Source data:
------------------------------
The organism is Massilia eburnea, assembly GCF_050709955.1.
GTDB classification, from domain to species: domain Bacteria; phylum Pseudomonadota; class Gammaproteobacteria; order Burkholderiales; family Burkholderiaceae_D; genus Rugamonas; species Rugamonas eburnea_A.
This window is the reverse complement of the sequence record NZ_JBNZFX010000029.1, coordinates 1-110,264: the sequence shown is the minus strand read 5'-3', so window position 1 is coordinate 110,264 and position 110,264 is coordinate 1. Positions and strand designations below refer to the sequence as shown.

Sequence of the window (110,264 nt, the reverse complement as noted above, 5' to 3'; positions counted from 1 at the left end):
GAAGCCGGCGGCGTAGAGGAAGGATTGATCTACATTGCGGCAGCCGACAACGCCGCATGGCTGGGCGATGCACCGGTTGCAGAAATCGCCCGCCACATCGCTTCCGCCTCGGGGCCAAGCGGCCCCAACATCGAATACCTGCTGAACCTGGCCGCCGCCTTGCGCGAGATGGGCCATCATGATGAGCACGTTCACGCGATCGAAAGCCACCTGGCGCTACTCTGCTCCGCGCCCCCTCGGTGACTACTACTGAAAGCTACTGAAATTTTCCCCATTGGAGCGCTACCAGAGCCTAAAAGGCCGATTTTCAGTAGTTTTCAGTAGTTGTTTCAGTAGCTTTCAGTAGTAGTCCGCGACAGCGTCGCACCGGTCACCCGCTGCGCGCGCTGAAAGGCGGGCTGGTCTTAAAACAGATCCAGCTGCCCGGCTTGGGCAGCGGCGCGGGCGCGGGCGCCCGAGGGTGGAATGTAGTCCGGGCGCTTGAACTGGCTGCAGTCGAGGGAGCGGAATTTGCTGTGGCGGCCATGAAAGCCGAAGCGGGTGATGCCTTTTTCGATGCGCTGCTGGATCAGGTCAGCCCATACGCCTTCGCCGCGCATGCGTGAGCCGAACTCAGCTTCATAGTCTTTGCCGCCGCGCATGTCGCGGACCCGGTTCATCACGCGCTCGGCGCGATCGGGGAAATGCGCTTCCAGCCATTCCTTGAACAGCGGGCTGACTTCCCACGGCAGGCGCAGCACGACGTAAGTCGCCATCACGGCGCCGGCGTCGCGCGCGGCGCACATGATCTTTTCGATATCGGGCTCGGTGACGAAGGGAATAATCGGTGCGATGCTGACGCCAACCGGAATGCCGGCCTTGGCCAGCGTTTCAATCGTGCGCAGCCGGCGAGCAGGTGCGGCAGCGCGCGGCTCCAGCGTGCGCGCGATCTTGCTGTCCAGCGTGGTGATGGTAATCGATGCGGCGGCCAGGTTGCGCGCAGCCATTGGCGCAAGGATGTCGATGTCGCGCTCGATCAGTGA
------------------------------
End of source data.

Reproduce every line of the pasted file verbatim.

The organism is Massilia eburnea, assembly GCF_050709955.1.
GTDB classification, from domain to species: domain Bacteria; phylum Pseudomonadota; class Gammaproteobacteria; order Burkholderiales; family Burkholderiaceae_D; genus Rugamonas; species Rugamonas eburnea_A.
This window is the reverse complement of the sequence record NZ_JBNZFX010000029.1, coordinates 1-110,264: the sequence shown is the minus strand read 5'-3', so window position 1 is coordinate 110,264 and position 110,264 is coordinate 1. Positions and strand designations below refer to the sequence as shown.

Sequence of the window (110,264 nt, the reverse complement as noted above, 5' to 3'; positions counted from 1 at the left end):
GAAGCCGGCGGCGTAGAGGAAGGATTGATCTACATTGCGGCAGCCGACAACGCCGCATGGCTGGGCGATGCACCGGTTGCAGAAATCGCCCGCCACATCGCTTCCGCCTCGGGGCCAAGCGGCCCCAACATCGAATACCTGCTGAACCTGGCCGCCGCCTTGCGCGAGATGGGCCATCATGATGAGCACGTTCACGCGATCGAAAGCCACCTGGCGCTACTCTGCTCCGCGCCCCCTCGGTGACTACTACTGAAAGCTACTGAAATTTTCCCCATTGGAGCGCTACCAGAGCCTAAAAGGCCGATTTTCAGTAGTTTTCAGTAGTTGTTTCAGTAGCTTTCAGTAGTAGTCCGCGACAGCGTCGCACCGGTCACCCGCTGCGCGCGCTGAAAGGCGGGCTGGTCTTAAAACAGATCCAGCTGCCCGGCTTGGGCAGCGGCGCGGGCGCGGGCGCCCGAGGGTGGAATGTAGTCCGGGCGCTTGAACTGGCTGCAGTCGAGGGAGCGGAATTTGCTGTGGCGGCCATGAAAGCCGAAGCGGGTGATGCCTTTTTCGATGCGCTGCTGGATCAGGTCAGCCCATACGCCTTCGCCGCGCATGCGTGAGCCGAACTCAGCTTCATAGTCTTTGCCGCCGCGCATGTCGCGGACCCGGTTCATCACGCGCTCGGCGCGATCGGGGAAATGCGCTTCCAGCCATTCCTTGAACAGCGGGCTGACTTCCCACGGCAGGCGCAGCACGACGTAAGTCGCCATCACGGCGCCGGCGTCGCGCGCGGCGCACATGATCTTTTCGATATCGGGCTCGGTGACGAAGGGAATAATCGGTGCGATGCTGACGCCAACCGGAATGCCGGCCTTGGCCAGCGTTTCAATCGTGCGCAGCCGGCGAGCAGGTGCGGCAGCGCGCGGCTCCAGCGTGCGCGCGATCTTGCTGTCCAGCGTGGTGATGGTAATCGATGCGGCGGCCAGGTTGCGCGCAGCCATTGGCGCAAGGATGTCGATGTCGCGCTCGATCAGTGA